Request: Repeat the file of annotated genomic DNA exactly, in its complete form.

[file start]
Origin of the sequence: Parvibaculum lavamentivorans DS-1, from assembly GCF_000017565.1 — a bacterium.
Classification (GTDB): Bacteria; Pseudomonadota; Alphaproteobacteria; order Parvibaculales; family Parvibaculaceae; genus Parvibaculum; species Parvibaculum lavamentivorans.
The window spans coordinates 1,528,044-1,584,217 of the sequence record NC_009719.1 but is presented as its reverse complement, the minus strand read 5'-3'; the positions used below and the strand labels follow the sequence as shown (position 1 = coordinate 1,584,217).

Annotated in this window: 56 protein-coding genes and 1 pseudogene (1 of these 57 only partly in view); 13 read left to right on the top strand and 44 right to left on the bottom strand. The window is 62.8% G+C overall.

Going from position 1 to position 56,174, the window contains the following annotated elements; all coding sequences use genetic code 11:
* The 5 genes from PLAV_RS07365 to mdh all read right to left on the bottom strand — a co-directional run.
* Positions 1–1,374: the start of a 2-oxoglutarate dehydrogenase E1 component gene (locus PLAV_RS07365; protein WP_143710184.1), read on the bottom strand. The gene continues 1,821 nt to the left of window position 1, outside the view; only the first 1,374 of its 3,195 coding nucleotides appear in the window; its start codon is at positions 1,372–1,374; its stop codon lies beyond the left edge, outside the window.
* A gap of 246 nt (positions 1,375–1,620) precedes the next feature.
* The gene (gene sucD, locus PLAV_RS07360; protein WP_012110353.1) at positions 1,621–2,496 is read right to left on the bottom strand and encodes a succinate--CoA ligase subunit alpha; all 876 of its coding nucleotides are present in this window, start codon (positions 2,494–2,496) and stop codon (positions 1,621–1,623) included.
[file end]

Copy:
Origin of the sequence: Parvibaculum lavamentivorans DS-1, from assembly GCF_000017565.1 — a bacterium.
Classification (GTDB): Bacteria; Pseudomonadota; Alphaproteobacteria; order Parvibaculales; family Parvibaculaceae; genus Parvibaculum; species Parvibaculum lavamentivorans.
The window spans coordinates 1,528,044-1,584,217 of the sequence record NC_009719.1 but is presented as its reverse complement, the minus strand read 5'-3'; the positions used below and the strand labels follow the sequence as shown (position 1 = coordinate 1,584,217).

Annotated in this window: 56 protein-coding genes and 1 pseudogene (1 of these 57 only partly in view); 13 read left to right on the top strand and 44 right to left on the bottom strand. The window is 62.8% G+C overall.

Going from position 1 to position 56,174, the window contains the following annotated elements; all coding sequences use genetic code 11:
* The 5 genes from PLAV_RS07365 to mdh all read right to left on the bottom strand — a co-directional run.
* Positions 1–1,374: the start of a 2-oxoglutarate dehydrogenase E1 component gene (locus PLAV_RS07365; protein WP_143710184.1), read on the bottom strand. The gene continues 1,821 nt to the left of window position 1, outside the view; only the first 1,374 of its 3,195 coding nucleotides appear in the window; its start codon is at positions 1,372–1,374; its stop codon lies beyond the left edge, outside the window.
* A gap of 246 nt (positions 1,375–1,620) precedes the next feature.
* The gene (gene sucD, locus PLAV_RS07360; protein WP_012110353.1) at positions 1,621–2,496 is read right to left on the bottom strand and encodes a succinate--CoA ligase subunit alpha; all 876 of its coding nucleotides are present in this window, start codon (positions 2,494–2,496) and stop codon (positions 1,621–1,623) included.